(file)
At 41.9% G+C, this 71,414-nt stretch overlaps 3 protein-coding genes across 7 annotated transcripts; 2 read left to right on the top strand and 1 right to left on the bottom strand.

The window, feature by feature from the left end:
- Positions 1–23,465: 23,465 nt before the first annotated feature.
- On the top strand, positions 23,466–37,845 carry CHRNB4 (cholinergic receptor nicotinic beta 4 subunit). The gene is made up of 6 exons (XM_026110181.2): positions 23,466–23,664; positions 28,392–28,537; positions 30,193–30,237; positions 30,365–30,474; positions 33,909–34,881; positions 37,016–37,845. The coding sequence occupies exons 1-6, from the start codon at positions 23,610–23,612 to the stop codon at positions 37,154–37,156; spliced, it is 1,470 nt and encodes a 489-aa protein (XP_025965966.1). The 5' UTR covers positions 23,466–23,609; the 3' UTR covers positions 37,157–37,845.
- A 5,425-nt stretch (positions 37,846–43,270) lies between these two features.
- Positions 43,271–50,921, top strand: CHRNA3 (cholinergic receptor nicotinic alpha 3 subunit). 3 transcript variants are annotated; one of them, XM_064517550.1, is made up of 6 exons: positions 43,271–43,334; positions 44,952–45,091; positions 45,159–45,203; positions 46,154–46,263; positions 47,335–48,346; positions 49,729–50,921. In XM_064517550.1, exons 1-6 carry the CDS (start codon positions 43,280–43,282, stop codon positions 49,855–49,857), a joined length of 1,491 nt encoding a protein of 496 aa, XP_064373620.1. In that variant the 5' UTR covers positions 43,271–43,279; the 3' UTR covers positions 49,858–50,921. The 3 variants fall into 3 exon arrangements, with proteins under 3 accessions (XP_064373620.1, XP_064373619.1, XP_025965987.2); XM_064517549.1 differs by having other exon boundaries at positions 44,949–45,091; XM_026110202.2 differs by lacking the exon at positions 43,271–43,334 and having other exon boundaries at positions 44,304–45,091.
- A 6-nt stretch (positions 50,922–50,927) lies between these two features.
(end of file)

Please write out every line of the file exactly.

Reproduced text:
At 41.9% G+C, this 71,414-nt stretch overlaps 3 protein-coding genes across 7 annotated transcripts; 2 read left to right on the top strand and 1 right to left on the bottom strand.

The window, feature by feature from the left end:
- Positions 1–23,465: 23,465 nt before the first annotated feature.
- On the top strand, positions 23,466–37,845 carry CHRNB4 (cholinergic receptor nicotinic beta 4 subunit). The gene is made up of 6 exons (XM_026110181.2): positions 23,466–23,664; positions 28,392–28,537; positions 30,193–30,237; positions 30,365–30,474; positions 33,909–34,881; positions 37,016–37,845. The coding sequence occupies exons 1-6, from the start codon at positions 23,610–23,612 to the stop codon at positions 37,154–37,156; spliced, it is 1,470 nt and encodes a 489-aa protein (XP_025965966.1). The 5' UTR covers positions 23,466–23,609; the 3' UTR covers positions 37,157–37,845.
- A 5,425-nt stretch (positions 37,846–43,270) lies between these two features.
- Positions 43,271–50,921, top strand: CHRNA3 (cholinergic receptor nicotinic alpha 3 subunit). 3 transcript variants are annotated; one of them, XM_064517550.1, is made up of 6 exons: positions 43,271–43,334; positions 44,952–45,091; positions 45,159–45,203; positions 46,154–46,263; positions 47,335–48,346; positions 49,729–50,921. In XM_064517550.1, exons 1-6 carry the CDS (start codon positions 43,280–43,282, stop codon positions 49,855–49,857), a joined length of 1,491 nt encoding a protein of 496 aa, XP_064373620.1. In that variant the 5' UTR covers positions 43,271–43,279; the 3' UTR covers positions 49,858–50,921. The 3 variants fall into 3 exon arrangements, with proteins under 3 accessions (XP_064373620.1, XP_064373619.1, XP_025965987.2); XM_064517549.1 differs by having other exon boundaries at positions 44,949–45,091; XM_026110202.2 differs by lacking the exon at positions 43,271–43,334 and having other exon boundaries at positions 44,304–45,091.
- A 6-nt stretch (positions 50,922–50,927) lies between these two features.